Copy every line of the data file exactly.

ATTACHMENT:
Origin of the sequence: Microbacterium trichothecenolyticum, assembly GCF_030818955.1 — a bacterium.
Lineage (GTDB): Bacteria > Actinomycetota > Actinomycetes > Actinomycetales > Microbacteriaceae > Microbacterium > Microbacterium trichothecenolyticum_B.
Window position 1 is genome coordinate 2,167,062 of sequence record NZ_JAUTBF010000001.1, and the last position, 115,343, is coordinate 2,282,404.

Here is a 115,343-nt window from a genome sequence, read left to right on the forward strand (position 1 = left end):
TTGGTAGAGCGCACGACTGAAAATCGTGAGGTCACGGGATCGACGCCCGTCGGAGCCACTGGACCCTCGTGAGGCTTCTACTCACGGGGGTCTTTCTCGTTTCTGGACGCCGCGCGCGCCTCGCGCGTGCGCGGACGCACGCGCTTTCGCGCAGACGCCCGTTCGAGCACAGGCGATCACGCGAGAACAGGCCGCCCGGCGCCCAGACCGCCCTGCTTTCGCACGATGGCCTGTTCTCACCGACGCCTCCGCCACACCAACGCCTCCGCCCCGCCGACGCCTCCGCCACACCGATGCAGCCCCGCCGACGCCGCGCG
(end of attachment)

Origin of the sequence: Microbacterium trichothecenolyticum, assembly GCF_030818955.1 — a bacterium.
Lineage (GTDB): Bacteria > Actinomycetota > Actinomycetes > Actinomycetales > Microbacteriaceae > Microbacterium > Microbacterium trichothecenolyticum_B.
Window position 1 is genome coordinate 2,167,062 of sequence record NZ_JAUTBF010000001.1, and the last position, 115,343, is coordinate 2,282,404.

Here is a 115,343-nt window from a genome sequence, read left to right on the forward strand (position 1 = left end):
TTGGTAGAGCGCACGACTGAAAATCGTGAGGTCACGGGATCGACGCCCGTCGGAGCCACTGGACCCTCGTGAGGCTTCTACTCACGGGGGTCTTTCTCGTTTCTGGACGCCGCGCGCGCCTCGCGCGTGCGCGGACGCACGCGCTTTCGCGCAGACGCCCGTTCGAGCACAGGCGATCACGCGAGAACAGGCCGCCCGGCGCCCAGACCGCCCTGCTTTCGCACGATGGCCTGTTCTCACCGACGCCTCCGCCACACCAACGCCTCCGCCCCGCCGACGCCTCCGCCACACCGATGCAGCCCCGCCGACGCCGCGCG